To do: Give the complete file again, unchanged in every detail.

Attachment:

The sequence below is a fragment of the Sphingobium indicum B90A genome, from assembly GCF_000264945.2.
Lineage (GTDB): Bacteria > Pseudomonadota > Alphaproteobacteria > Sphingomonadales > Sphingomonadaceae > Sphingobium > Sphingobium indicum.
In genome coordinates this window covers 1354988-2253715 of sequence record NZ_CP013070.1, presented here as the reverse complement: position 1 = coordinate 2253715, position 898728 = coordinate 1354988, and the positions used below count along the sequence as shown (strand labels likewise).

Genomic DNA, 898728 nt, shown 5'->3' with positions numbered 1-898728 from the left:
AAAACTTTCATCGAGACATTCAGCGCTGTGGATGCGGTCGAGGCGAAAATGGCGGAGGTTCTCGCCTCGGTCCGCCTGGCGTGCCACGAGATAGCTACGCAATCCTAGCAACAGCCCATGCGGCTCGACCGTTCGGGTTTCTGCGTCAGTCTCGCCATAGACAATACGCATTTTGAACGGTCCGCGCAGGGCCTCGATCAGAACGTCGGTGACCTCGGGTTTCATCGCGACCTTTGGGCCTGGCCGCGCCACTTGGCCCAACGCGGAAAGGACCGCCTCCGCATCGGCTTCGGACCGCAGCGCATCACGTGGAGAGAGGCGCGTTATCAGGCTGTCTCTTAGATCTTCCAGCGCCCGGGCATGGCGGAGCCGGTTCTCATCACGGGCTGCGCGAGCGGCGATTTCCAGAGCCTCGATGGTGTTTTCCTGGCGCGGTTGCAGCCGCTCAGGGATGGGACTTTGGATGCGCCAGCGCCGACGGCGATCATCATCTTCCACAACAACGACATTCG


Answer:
The sequence below is a fragment of the Sphingobium indicum B90A genome, from assembly GCF_000264945.2.
Lineage (GTDB): Bacteria > Pseudomonadota > Alphaproteobacteria > Sphingomonadales > Sphingomonadaceae > Sphingobium > Sphingobium indicum.
In genome coordinates this window covers 1354988-2253715 of sequence record NZ_CP013070.1, presented here as the reverse complement: position 1 = coordinate 2253715, position 898728 = coordinate 1354988, and the positions used below count along the sequence as shown (strand labels likewise).

Genomic DNA, 898728 nt, shown 5'->3' with positions numbered 1-898728 from the left:
AAAACTTTCATCGAGACATTCAGCGCTGTGGATGCGGTCGAGGCGAAAATGGCGGAGGTTCTCGCCTCGGTCCGCCTGGCGTGCCACGAGATAGCTACGCAATCCTAGCAACAGCCCATGCGGCTCGACCGTTCGGGTTTCTGCGTCAGTCTCGCCATAGACAATACGCATTTTGAACGGTCCGCGCAGGGCCTCGATCAGAACGTCGGTGACCTCGGGTTTCATCGCGACCTTTGGGCCTGGCCGCGCCACTTGGCCCAACGCGGAAAGGACCGCCTCCGCATCGGCTTCGGACCGCAGCGCATCACGTGGAGAGAGGCGCGTTATCAGGCTGTCTCTTAGATCTTCCAGCGCCCGGGCATGGCGGAGCCGGTTCTCATCACGGGCTGCGCGAGCGGCGATTTCCAGAGCCTCGATGGTGTTTTCCTGGCGCGGTTGCAGCCGCTCAGGGATGGGACTTTGGATGCGCCAGCGCCGACGGCGATCATCATCTTCCACAACAACGACATTCG